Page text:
Hands down – one of the toughest things for those new to the world of home DIY recording has to be equalization. It’s an extremely useful tool that is too often either overused or used incorrectly. The reason for this I found is that before one can truly understand and master the art of proper equalization they need to start seeing music in a different way that most people – outside of recording engineers and other music creation specialists – simply aren’t used to. Unfortunately – like most things in art – equalization is a very ambiguous device that has to be applied on a project by project basis with only very few hard rules meaning that it’s pretty much impossible for anyone to create a step by step guide on its proper implementation unless they have an actual project in front of them – and even then that guide will only work for that particular song.
There are also a good number of ways that EQ can be used which only heightens the complexity. The good news is that EQ can be understood, even mastered – it’s just going to require a lot of practice, nailing down some concepts and a bit of that good old fashioned trial and error. In today’s article, I’d like to take some time to discuss a few of the bigger ideas and concepts that are integral to finally begin chipping away at the ambiguity that is EQ. Trust me, if recording and mixing a great track is your aim – you’re going to have to understand how to use EQ.
As mentioned above, one of the most common mistakes made with EQ is that it is all too often overused and relied on a bit too much as a way to save a bad take. The first thing I want to make clear is that there is NO SUBSTITUTION for laying down a great RAW track. This applies for everything be it compression, effects, mixing and yes – EQ. EQ is much more comparable to a scalpel used for precise shaping than an axe used to chop away at something; too many use it to chop. In fact – the best tracks usually only require very minimal EQing, although some is always necessary in order to make a good track great.
Back when digital recording was just barely getting off the ground in the ‘70s, it offered a very promising future for music fans all around. Besides greatly improving the signal-to-noise ratio (the difference in loudness between the loudest peak and the "noise floor" of your equipment) over analogue, it also vastly improved the dynamic range of the final product that consumers were listening to. Although the best analogue recorders back in the day would yield about 60db worth of dynamic range (and that’s the very best – top of the freakin’ line – analogue recorders were talking about here), by the time the records that you and I were getting were printed, the range would actually be much closer to something like a partly low 50db due to the physical limitations of the equipment used. Anyways, getting back to EQ, the very first professional digital recordings – with their vastly improved signal-to-noise ratio and dynamic range – did not employ EQ (or compression for that matter) and the result was a good track; not great, but good. That enough proved that EQ definitely has its place it the studio – although no one ever thought otherwise, they just hadn’t come up with a method of digital EQing until a little bit later.
The best way to begin to understand the concept of good EQing is by studying ways in which it is used to benefit a track. Think of your average rock song and all of the parts that come with it. You have guitar, bass, drums and vocals. You’re going to want the vocals at the forefront of the song in order to grab the listener’s focus. Sure, you can simply make the vocals louder than everything else but that’s not at all what producers mean by “cutting through the mix.” As far as EQing goes, a common way to make the vocals the center point of a song is by adding some top end to the voice in the 16-18 kHz area. This will give the vocals plenty of crispness and air; this is “cutting through the mix.” You can accentuate this by EQing the rest of the instruments a bit warmer so that in the end only the vocals stand out for those particular frequencies. What you are now left with is a vocal track that grabs the listener’s attention through its tonal coloration and a more subdued instrumental section that leans towards accentuating the vocals. This is just one common example of using EQ.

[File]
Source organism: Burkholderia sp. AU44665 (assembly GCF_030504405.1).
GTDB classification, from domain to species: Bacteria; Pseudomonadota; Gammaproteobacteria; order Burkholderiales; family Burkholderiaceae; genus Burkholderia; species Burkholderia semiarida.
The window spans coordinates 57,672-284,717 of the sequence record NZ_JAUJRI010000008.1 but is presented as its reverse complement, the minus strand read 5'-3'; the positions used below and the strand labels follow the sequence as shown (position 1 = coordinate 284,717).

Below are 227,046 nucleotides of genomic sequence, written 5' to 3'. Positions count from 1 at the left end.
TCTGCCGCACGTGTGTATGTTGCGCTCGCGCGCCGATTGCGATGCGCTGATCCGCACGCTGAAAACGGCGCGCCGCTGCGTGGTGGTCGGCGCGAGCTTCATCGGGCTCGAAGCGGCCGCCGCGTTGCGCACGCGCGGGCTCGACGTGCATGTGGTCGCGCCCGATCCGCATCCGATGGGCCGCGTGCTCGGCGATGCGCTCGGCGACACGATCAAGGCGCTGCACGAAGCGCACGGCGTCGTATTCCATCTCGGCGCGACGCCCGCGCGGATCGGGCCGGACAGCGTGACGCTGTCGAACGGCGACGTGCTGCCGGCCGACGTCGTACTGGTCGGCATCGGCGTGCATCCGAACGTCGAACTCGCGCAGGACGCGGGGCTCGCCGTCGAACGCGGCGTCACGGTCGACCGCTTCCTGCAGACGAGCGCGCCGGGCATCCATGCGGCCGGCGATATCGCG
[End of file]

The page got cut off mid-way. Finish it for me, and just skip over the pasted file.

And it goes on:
The Color of Tone
Another great method to begin to understand the concept of EQing is by changing your perception of music. Think about the tonal coloration of each instrument’s track as the colors on a painting; the color blue for example used next to red will “feel” different if it were placed next any other color. It’s still the same color it just lends itself differently depending on what’s next to it. The same is true of tonal colorations. The tonal coloration of a track depends on the featured frequencies such as our earlier example of adding some top end to the voice for crispness. This is the reason why you should really avoid EQing a track on its own. Most of the way in which a track is going to sound as part of the entire song will depend on the tracks surrounding it.
Ideally, you should always try and outline a plan of where you want each of the instruments to sit as part of the entire song and not just focus on their volume but the frequency as well – more so actually. Remember, EQing serves best as a fine-tuning type of tool, a scalpel, as mentioned earlier – and you can’t use a scalpel to save anyone’s life if the patient is already DOA, i.e.: great EQing starts with a great raw track!